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That's what Alex Tullo was wondering, so he let Babelfish and Google take a swing at a press release, in Portuguese, from the Brazilian chemical company Braskem. He posted the results on C&EN's Central Science, along with the company's own English translation. The results? Not good news for either service. "Babelfish and Google both make a mess of the first paragraph," Tullo writes. "Braskem’s translation wins hands down."

An Editors Weblog post reflects on coverage of Sarah Palin's "death panels" remark and the rise of fact-checking sites like and, which won a 2009 Pulitzer Prize. Why do reporters work to establish the truth on one hand and help sustain lies like "death panels" on the other? Federica Cherubini suggests journalists need to revise their notions of objectivity to compensate.

From the New York Times, a story discussing how some bloggers have turned their no-pay hobbies into sometimes-lucrative businesses. Some sold ads, some sought donations, some spun off books and other sidelines. "What the successful have in common is a passion for their subject and a near-compulsion to share what they know," reporter Kate Murphy writes. "Advertising, merchandising, offline events, book deals, donations and sometimes sheer luck also play a part."

Biographer Robert Caro talks about the importance of place in his Lyndon Johnson biographies. Receiving a lifetime achievement award, Caro said that to understand Johnson's roots in the Texas hill country, he spent the night in those hills alone in a sleeping bag. To see Washington as Johnson did, he studied the Capitol in the brilliant morning sun. "The greatest of books are books with places you can see in your mind’s eye," he said in an excerpt on Nieman Storyboard.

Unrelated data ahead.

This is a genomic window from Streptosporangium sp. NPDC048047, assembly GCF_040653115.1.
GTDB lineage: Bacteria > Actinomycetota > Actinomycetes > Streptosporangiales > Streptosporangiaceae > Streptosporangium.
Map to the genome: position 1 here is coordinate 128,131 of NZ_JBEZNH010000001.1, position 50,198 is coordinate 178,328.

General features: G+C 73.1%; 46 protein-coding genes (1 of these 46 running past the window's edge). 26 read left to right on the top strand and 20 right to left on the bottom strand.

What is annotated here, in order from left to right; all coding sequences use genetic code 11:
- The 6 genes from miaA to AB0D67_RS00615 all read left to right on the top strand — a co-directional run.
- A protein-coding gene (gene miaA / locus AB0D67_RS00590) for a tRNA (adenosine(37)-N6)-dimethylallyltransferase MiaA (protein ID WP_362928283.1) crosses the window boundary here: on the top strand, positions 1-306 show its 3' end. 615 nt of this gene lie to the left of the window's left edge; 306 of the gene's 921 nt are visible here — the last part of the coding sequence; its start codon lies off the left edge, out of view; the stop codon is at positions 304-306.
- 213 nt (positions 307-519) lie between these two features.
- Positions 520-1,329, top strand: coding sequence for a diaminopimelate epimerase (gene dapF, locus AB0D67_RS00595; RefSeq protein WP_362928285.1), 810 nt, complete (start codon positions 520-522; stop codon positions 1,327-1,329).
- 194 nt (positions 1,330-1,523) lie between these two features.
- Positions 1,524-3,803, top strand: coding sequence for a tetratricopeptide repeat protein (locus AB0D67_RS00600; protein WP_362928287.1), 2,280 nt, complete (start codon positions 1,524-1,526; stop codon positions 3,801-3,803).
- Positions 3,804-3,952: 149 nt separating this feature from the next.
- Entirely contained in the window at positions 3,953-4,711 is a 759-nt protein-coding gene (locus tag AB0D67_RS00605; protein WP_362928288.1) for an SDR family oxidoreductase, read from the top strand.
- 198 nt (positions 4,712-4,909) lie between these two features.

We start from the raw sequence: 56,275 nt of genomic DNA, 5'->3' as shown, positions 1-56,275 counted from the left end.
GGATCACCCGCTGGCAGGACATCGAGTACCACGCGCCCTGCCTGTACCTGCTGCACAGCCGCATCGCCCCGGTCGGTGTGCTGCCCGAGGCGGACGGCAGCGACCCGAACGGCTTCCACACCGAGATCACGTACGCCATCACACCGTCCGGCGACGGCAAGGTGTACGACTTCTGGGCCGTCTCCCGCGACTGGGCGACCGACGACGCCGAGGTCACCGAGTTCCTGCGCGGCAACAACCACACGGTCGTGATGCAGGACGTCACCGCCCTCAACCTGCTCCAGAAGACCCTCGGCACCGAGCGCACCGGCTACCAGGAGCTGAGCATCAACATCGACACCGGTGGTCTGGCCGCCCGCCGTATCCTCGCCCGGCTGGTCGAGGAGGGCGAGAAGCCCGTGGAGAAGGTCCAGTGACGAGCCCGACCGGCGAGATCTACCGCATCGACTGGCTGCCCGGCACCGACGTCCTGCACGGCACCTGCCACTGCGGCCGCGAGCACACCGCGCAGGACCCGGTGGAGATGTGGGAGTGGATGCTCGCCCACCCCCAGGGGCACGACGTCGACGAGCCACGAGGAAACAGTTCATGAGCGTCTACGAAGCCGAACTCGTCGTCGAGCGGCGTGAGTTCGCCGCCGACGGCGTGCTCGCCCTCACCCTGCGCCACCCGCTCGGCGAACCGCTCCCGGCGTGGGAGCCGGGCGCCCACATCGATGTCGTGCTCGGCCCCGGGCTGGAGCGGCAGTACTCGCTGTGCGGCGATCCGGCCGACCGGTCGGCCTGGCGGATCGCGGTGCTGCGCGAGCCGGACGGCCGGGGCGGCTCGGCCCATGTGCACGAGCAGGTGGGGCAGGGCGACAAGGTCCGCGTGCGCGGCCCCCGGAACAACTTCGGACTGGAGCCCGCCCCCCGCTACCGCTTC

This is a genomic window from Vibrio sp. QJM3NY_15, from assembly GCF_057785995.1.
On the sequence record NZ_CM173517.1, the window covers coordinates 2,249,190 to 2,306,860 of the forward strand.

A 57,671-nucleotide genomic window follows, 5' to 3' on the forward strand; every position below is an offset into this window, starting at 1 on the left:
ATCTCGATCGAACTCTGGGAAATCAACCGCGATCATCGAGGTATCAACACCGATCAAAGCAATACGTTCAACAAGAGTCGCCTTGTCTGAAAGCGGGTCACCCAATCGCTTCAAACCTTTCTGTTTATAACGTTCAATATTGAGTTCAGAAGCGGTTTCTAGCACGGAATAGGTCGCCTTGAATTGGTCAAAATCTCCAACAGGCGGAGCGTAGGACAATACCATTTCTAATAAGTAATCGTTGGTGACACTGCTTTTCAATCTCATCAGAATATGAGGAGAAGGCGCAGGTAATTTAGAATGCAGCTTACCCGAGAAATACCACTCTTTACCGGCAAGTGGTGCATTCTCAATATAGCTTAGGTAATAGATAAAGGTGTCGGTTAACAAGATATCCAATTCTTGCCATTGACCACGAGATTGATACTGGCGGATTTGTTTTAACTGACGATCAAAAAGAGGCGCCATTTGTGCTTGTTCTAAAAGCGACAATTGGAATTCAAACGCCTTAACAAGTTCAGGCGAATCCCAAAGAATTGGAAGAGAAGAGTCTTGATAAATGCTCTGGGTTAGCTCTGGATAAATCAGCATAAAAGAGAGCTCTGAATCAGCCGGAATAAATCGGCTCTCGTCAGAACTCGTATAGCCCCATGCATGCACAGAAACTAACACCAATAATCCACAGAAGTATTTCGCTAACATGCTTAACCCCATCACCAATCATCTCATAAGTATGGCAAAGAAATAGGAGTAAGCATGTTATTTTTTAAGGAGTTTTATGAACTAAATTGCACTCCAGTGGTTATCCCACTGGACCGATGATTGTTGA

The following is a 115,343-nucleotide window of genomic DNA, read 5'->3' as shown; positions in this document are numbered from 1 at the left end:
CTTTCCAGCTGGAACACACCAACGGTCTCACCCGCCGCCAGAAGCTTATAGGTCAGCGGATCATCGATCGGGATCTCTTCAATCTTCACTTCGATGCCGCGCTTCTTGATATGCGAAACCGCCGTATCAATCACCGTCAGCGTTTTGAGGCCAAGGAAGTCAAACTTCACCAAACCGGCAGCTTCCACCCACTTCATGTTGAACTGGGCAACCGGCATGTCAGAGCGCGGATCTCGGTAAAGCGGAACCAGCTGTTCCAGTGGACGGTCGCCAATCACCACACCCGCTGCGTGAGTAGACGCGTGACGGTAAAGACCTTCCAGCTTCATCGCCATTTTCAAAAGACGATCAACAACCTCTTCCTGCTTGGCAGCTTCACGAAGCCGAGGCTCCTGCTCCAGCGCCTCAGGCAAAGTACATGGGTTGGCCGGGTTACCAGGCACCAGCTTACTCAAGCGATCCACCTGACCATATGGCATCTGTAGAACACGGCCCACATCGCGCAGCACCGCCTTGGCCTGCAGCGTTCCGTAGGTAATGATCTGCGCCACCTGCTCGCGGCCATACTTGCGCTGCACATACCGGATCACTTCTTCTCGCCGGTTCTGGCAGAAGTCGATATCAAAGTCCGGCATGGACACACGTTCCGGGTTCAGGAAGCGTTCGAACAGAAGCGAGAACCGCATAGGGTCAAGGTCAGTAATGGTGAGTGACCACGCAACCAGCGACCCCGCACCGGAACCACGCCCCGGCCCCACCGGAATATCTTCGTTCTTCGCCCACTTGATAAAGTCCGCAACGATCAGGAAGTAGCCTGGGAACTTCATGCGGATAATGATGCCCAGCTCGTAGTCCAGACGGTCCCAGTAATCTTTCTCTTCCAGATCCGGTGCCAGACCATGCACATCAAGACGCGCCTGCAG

There's the analyzer, the explainer, the linker, the reviewer, the short blurber, and other, Rhett Allain writes on's Dot Physics blog. He classifies recent posts from eight science blogs. (But how did he overlook On science blogs this week?) "I guess the next step would be to create some keyword-based algorithm that could automagically classify each blogger’s posts," Allain concludes. "Then you could generate some blog-scale score."

Heavier on scientists than bona-fide writers, this list features names like Carl Sagan, Richard Feynman, Stephen Jay Gould, E.O. Wilson, and Oliver Sacks. The methodology is undefined and the credentials of the web site that published the list,, are equally murky. But at least a couple of NASW members received mentions, and the inclusion of some names you might not expect — Isaac Newton? Galileo? — make for an entertaining read.